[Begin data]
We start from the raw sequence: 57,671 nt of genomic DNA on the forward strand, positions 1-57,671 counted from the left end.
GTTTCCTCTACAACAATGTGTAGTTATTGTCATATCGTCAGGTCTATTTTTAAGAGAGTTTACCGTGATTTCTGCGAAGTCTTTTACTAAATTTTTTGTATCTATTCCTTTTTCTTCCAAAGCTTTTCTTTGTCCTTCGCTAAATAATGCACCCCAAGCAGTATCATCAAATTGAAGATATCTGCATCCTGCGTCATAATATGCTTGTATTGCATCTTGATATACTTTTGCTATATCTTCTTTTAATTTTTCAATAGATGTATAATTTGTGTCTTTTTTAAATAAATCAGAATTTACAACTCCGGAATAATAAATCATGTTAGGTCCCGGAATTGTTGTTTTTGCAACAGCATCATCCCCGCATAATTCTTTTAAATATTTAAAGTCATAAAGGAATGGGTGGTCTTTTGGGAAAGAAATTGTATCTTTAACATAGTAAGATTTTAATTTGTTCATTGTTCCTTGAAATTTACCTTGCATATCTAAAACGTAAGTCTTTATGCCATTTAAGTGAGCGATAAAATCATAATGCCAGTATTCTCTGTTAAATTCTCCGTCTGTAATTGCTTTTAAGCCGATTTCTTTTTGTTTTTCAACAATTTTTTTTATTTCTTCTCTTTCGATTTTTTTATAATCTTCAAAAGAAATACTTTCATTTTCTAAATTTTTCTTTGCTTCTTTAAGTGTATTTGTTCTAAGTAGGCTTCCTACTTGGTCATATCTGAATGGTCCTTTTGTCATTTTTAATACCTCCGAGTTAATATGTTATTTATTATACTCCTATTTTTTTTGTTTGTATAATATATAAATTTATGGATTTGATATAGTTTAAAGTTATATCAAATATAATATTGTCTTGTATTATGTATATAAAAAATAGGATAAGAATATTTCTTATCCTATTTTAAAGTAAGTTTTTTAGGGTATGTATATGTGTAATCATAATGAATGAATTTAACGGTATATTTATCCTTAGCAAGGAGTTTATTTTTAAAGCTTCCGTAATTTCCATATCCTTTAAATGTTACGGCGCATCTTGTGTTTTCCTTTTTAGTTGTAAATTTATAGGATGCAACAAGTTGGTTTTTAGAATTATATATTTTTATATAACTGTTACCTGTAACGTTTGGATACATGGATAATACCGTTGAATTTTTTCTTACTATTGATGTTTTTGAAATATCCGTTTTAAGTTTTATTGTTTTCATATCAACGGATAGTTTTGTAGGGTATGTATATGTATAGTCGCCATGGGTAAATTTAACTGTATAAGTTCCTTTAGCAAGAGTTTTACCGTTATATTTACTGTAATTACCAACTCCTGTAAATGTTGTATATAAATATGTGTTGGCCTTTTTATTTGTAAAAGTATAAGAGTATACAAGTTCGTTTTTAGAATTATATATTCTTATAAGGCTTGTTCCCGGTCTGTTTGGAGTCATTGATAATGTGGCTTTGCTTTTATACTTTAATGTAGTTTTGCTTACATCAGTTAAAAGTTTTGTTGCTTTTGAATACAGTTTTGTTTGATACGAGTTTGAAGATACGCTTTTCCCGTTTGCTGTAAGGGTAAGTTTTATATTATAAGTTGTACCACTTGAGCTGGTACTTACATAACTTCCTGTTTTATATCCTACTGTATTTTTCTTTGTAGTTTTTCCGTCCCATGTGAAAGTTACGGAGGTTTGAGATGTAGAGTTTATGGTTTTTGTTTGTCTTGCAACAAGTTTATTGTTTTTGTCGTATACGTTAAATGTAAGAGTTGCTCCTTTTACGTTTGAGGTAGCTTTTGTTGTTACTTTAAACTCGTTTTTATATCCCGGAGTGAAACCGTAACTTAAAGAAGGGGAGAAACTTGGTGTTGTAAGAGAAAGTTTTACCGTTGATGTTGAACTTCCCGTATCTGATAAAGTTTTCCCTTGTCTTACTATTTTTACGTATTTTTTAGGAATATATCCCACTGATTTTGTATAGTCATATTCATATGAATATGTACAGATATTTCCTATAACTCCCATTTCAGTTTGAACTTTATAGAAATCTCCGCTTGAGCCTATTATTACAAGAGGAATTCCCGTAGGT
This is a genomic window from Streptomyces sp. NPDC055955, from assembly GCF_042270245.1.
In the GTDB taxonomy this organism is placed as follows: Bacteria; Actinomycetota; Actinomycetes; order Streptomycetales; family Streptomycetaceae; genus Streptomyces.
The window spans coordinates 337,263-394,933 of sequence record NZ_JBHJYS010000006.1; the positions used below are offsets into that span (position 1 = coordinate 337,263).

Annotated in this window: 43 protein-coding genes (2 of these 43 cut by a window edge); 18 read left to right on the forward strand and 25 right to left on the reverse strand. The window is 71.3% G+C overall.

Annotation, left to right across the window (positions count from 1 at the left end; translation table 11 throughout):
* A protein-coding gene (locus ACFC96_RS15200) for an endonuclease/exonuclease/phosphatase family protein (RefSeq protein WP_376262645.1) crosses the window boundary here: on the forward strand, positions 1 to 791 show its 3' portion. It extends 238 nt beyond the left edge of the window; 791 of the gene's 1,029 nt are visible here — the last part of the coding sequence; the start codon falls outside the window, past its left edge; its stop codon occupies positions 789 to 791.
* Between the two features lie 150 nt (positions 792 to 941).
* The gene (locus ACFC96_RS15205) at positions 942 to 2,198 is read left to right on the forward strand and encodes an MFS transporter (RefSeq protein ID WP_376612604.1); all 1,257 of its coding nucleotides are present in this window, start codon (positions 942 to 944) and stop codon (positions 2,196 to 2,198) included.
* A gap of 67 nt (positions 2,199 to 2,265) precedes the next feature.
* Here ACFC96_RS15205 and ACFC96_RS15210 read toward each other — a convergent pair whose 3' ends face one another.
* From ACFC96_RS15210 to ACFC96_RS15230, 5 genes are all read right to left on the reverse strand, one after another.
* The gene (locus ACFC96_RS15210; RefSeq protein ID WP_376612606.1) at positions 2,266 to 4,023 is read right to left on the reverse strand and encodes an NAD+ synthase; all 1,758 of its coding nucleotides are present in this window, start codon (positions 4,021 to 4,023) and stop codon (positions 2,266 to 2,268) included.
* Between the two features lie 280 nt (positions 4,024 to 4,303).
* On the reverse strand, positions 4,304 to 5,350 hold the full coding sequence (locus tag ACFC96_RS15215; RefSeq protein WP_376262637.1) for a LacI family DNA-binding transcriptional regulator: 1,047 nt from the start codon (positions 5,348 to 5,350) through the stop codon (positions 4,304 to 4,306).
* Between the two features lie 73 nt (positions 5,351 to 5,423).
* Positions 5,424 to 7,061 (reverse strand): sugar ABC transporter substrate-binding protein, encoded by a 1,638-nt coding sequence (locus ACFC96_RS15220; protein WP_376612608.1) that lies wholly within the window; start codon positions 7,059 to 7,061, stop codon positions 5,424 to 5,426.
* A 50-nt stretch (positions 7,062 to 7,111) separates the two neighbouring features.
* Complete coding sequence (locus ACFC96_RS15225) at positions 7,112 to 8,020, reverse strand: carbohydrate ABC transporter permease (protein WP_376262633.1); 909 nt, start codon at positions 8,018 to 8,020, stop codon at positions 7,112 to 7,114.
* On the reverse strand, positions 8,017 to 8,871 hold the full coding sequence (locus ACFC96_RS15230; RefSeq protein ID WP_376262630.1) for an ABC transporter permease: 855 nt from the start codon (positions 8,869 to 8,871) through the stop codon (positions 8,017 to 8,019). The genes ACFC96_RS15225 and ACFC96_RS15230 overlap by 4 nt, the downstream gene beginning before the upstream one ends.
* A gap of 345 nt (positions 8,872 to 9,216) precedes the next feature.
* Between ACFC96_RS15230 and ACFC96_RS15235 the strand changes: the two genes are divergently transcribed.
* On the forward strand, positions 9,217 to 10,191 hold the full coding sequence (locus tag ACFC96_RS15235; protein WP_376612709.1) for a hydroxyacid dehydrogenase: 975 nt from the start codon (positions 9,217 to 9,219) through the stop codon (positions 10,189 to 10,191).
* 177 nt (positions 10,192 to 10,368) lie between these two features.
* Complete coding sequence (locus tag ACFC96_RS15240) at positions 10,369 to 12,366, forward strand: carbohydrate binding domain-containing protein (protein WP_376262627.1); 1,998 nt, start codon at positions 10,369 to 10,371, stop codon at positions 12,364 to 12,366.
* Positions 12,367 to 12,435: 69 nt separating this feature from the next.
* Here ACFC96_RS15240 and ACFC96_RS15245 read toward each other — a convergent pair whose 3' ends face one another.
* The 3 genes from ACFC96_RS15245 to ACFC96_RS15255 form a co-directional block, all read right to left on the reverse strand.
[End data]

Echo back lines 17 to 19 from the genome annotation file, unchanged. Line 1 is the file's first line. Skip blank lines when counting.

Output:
* Between the two features lie 73 nt (positions 5,351 to 5,423).
* Positions 5,424 to 7,061 (reverse strand): sugar ABC transporter substrate-binding protein, encoded by a 1,638-nt coding sequence (locus ACFC96_RS15220; protein WP_376612608.1) that lies wholly within the window; start codon positions 7,059 to 7,061, stop codon positions 5,424 to 5,426.
* A 50-nt stretch (positions 7,062 to 7,111) separates the two neighbouring features.